Firstly, let’s make an important distinction about cycle helmets and “safety”. Cycle helmets do not make cyclists safer. Not one bit. (In fact, there’s one study which suggests that they actually make us less safe because, for some reason, they make drivers think they can give us less room when passing). However, I almost never go for a ride without my helmet on, because whilst it doesn’t throw up a forcefield to keep bad drivers away it will prevent or reduce damage to my brain box if something unfortunate should happen. I like my brain, it’s one of my favourite parts of my body.
Making us wear helmets all the time, or forcing us to stay within the poorly designed and maintained cycle paths, will do nothing to make us safer. Better enforcement of existing laws and improved training for drivers would be more effective. The return of Cycling Proficiency training in schools wouldn’t hurt either, but MPs and other wannabe safety campaigners have got to stop blaming the victims and start accepting that motorists cause most of the problems.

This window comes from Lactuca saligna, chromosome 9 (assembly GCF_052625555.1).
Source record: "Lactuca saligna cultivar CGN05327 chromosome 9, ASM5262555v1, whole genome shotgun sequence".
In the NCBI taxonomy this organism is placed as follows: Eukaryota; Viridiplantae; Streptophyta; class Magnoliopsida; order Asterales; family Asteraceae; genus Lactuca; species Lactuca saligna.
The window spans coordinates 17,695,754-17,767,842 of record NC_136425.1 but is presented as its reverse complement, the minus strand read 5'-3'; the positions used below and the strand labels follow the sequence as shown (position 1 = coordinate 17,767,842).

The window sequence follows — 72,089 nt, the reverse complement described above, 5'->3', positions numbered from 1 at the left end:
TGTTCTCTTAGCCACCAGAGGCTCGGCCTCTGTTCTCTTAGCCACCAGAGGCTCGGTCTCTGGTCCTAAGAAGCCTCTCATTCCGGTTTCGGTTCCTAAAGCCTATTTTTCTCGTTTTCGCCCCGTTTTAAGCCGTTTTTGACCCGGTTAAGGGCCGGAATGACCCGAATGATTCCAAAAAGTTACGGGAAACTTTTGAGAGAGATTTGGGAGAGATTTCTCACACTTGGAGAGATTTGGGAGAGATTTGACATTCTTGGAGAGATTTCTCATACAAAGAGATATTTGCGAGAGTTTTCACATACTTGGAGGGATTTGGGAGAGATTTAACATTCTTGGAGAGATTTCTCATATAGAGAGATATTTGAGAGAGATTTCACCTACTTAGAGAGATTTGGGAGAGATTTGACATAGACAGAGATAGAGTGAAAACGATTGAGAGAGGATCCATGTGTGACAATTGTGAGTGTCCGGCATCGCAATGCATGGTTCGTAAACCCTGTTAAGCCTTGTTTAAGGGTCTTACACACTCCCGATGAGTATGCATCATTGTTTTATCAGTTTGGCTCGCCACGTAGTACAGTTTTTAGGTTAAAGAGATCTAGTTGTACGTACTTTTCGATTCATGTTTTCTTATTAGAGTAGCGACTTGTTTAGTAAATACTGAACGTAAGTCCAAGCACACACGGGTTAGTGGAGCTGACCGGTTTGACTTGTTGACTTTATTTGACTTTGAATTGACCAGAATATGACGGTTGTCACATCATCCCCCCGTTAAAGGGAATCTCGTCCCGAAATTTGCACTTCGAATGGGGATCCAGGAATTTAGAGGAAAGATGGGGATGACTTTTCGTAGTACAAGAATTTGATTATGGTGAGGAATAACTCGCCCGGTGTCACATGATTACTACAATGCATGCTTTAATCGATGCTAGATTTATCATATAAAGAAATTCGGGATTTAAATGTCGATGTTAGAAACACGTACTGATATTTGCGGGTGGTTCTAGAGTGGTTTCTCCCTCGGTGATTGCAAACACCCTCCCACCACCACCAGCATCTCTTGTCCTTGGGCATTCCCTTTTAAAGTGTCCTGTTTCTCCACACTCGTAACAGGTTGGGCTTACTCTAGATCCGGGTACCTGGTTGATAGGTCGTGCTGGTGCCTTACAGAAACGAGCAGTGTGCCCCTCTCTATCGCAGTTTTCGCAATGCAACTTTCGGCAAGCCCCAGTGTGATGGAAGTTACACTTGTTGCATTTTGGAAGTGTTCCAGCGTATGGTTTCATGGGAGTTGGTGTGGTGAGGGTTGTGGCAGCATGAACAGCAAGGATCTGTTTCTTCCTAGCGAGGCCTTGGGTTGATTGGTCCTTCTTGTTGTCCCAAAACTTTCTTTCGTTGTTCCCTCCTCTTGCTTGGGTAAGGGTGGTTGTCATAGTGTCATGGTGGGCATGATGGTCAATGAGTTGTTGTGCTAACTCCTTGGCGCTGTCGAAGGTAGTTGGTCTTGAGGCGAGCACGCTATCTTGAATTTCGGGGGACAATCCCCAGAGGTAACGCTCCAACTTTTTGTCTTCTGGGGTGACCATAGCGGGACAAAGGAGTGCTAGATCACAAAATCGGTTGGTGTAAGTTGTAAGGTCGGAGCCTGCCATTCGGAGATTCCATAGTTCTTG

You might think that lollipop ladies (and men) are a quaint but useful bunch. After all, they protect vulnerable members of society and make our roads safer.
But no. According to one blogger at the Libertarian Alliance they’re part of a scheme to control society– starting with an attack on the poor downtrodden motorist.
Perhaps they’ve been ordered to inconvenience the traffic as much as possible, maybe to cause deliberate “congestion”, so that further charges may be brought in? Since
“Councils”soviets now employ these buggers, and are of course riddled to the core with the destroying-worm of GreeNazism and other forms of socialism, there’s grounds for suspecting an anti-car conspiracy.
Or they might be doing their job, which is to get children from one side of the road to the other safely. The blogger does comment that back in the good old days the children had to wait for a break in the traffic before the Lolly was deployed, because to do otherwise ‘would be considered both rude and inconvenient to “motorists”‘. So his problem is really that nowadays drivers are expected to act responsibly and don’t get the preferential treatment he feels they deserve. It appears that David Davis believes that the right of a child to be protected is less important than that of a driver to be smug in their metal box. This characterises the outlook of so many people who call themselves Libertarians- selfishness and self interest rather than anything which might actually increase the overall liberty of the population as a whole.
Okay, it’s obviously a stunt, but don’t you just wish there really was a man in a tank (or APC) out there who’d come along and crush all those cars parked in the bike lane.